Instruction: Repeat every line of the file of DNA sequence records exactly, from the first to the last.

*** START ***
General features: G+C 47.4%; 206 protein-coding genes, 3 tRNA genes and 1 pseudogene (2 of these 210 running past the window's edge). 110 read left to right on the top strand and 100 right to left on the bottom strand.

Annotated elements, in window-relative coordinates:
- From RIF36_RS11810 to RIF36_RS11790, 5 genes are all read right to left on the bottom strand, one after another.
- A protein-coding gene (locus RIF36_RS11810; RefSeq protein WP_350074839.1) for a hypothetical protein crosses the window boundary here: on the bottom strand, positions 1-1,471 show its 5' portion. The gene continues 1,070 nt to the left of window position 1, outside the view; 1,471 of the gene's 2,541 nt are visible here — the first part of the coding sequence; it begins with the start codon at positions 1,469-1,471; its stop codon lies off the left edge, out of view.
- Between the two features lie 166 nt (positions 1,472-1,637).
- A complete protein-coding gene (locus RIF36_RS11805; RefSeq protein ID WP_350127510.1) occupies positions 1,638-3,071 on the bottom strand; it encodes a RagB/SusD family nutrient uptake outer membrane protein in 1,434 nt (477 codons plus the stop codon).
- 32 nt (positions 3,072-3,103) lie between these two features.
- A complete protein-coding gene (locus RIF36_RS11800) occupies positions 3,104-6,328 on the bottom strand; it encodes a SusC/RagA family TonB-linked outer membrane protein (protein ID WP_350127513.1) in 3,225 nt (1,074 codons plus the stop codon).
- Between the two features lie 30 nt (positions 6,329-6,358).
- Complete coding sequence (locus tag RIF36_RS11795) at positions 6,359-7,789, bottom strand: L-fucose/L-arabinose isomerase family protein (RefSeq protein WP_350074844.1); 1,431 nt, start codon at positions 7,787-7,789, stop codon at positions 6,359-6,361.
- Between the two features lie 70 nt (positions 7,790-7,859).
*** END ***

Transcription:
General features: G+C 47.4%; 206 protein-coding genes, 3 tRNA genes and 1 pseudogene (2 of these 210 running past the window's edge). 110 read left to right on the top strand and 100 right to left on the bottom strand.

Annotated elements, in window-relative coordinates:
- From RIF36_RS11810 to RIF36_RS11790, 5 genes are all read right to left on the bottom strand, one after another.
- A protein-coding gene (locus RIF36_RS11810; RefSeq protein WP_350074839.1) for a hypothetical protein crosses the window boundary here: on the bottom strand, positions 1-1,471 show its 5' portion. The gene continues 1,070 nt to the left of window position 1, outside the view; 1,471 of the gene's 2,541 nt are visible here — the first part of the coding sequence; it begins with the start codon at positions 1,469-1,471; its stop codon lies off the left edge, out of view.
- Between the two features lie 166 nt (positions 1,472-1,637).
- A complete protein-coding gene (locus RIF36_RS11805; RefSeq protein ID WP_350127510.1) occupies positions 1,638-3,071 on the bottom strand; it encodes a RagB/SusD family nutrient uptake outer membrane protein in 1,434 nt (477 codons plus the stop codon).
- 32 nt (positions 3,072-3,103) lie between these two features.
- A complete protein-coding gene (locus RIF36_RS11800) occupies positions 3,104-6,328 on the bottom strand; it encodes a SusC/RagA family TonB-linked outer membrane protein (protein ID WP_350127513.1) in 3,225 nt (1,074 codons plus the stop codon).
- Between the two features lie 30 nt (positions 6,329-6,358).
- Complete coding sequence (locus tag RIF36_RS11795) at positions 6,359-7,789, bottom strand: L-fucose/L-arabinose isomerase family protein (RefSeq protein WP_350074844.1); 1,431 nt, start codon at positions 7,787-7,789, stop codon at positions 6,359-6,361.
- Between the two features lie 70 nt (positions 7,790-7,859).